Anna Cates

For thirteen years, Amos Woods had never left his hometown of Sabina, Ohio. He knew
Wilmington was down the road one way and Washington Court House up the other, but he
considered travelling unsafe.

He spent hours every day staring out the window, distrustful of passersby. At least once
a week, he inspected his house for bugs, peering into crevices for ants, examining floorboards for roaches, and lifting musty curtains for ticks and fleas. Sometimes, Amos wondered if
someone might be watching him through the TV screen. One day, he smashed the set with an ax and never watched Friends again.

Amos maintained a strong scruple against wearing white socks—they harbored sweat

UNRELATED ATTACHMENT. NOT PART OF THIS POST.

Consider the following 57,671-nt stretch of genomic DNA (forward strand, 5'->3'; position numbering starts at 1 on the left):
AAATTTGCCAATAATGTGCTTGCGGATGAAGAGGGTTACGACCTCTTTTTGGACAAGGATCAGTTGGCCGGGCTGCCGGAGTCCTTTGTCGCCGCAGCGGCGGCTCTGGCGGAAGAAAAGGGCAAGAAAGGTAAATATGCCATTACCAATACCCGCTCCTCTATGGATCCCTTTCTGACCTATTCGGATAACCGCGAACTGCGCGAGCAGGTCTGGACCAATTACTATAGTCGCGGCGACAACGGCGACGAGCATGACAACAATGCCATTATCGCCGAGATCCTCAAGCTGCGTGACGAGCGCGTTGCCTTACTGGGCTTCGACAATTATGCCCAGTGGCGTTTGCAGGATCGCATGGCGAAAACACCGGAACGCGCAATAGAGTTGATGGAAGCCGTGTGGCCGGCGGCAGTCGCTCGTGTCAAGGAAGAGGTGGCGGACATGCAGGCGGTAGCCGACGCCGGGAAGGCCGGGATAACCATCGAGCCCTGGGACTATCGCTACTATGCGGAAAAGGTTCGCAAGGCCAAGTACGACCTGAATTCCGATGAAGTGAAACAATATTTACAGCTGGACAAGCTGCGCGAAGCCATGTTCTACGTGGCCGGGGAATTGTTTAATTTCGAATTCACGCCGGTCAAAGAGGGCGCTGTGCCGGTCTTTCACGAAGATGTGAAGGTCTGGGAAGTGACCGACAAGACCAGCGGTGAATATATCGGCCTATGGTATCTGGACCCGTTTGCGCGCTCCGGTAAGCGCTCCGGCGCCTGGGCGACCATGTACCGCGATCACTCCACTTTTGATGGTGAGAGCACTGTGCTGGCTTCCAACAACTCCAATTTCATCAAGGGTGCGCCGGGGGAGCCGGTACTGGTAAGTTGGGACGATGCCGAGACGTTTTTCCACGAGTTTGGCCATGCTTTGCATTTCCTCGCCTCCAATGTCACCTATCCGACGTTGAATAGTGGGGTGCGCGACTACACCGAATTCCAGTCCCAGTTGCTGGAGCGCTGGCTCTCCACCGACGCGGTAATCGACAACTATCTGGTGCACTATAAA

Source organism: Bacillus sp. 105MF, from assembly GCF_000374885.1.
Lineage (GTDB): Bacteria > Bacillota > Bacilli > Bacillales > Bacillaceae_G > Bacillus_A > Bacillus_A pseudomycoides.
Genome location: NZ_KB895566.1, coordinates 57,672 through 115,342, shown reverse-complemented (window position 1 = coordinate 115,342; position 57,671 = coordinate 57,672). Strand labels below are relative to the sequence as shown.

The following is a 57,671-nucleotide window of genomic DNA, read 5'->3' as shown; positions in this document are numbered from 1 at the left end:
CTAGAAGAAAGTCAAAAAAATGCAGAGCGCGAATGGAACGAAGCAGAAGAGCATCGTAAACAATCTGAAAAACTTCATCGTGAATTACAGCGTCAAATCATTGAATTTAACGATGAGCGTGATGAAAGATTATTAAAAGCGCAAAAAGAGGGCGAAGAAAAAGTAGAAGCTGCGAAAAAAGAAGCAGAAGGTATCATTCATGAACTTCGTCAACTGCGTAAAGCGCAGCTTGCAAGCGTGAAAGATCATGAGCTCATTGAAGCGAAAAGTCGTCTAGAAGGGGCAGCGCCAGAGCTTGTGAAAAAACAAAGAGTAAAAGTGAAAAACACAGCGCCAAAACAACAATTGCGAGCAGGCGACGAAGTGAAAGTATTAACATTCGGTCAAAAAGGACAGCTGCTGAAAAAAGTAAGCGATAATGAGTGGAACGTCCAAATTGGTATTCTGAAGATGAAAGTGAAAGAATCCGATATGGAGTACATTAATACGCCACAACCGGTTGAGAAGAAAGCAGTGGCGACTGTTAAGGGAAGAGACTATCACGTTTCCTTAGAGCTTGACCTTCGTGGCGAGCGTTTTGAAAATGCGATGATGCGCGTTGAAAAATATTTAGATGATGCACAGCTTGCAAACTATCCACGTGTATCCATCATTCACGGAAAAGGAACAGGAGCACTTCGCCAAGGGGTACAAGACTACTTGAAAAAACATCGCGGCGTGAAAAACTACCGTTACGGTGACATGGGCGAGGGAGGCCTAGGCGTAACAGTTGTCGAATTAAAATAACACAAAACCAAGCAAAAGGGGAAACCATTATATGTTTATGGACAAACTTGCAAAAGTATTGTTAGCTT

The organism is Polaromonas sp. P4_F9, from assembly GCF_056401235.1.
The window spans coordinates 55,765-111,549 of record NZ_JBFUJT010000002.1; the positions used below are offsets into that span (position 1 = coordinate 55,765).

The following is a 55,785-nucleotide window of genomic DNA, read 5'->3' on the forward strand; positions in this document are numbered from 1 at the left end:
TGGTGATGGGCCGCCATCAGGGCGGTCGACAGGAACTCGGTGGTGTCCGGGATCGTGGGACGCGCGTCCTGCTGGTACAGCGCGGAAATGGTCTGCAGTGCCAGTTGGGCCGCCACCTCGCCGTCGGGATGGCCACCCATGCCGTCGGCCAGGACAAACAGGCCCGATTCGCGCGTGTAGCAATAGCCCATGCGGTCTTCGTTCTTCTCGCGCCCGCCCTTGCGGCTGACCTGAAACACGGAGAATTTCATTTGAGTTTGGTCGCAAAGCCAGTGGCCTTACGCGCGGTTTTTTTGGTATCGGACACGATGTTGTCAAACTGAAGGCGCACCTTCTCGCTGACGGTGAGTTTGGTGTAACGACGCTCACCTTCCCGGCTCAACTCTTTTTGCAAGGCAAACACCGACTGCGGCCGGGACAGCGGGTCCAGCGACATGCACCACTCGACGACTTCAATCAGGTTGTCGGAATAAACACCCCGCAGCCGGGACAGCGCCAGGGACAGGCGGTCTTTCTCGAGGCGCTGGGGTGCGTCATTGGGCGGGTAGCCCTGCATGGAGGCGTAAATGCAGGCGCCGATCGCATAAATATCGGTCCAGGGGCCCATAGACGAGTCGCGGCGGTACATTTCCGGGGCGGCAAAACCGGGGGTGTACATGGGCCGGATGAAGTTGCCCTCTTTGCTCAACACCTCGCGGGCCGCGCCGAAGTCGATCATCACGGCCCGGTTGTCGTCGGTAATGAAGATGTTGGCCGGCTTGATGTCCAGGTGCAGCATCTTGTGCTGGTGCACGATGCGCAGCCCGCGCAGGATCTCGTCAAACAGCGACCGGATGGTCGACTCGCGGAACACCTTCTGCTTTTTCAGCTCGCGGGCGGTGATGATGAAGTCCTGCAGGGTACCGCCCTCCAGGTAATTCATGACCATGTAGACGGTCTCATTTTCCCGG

stains and became discolored in the wash. Unbearable. Instead, he’d slip on socks of vibrant
colors and patterns—red with Christmas ornaments in the summer, purple with hearts, or black with orange pumpkins all year long. Amos always wore Levis, even to bed.

Amos didn’t trust women even more than he didn’t trust men, but he couldn’t help but notice how beautiful dogs looked as they’d strut down the sidewalk beside their masters, smug and leashed. He wished he could own a dog, but he didn’t trust himself with one. Just the sight of dogs gave Amos sensations he grew to hate so much that one day he castrated himself with a pair of kitchen shears.

Surviving on Social Security for a mental health disability, never getting out much or ever
leaving Sabina, nobody noticed the change in Amos, but he always felt the dogs knew.

about the author
Anna Cates lives in Ohio with her two beautiful kitties and teaches English and education online. Her first full length collection of haiku and other poems, The Meaning of Life, is available at and Amazon:

Anna Cates in the Living Haiku Anthology: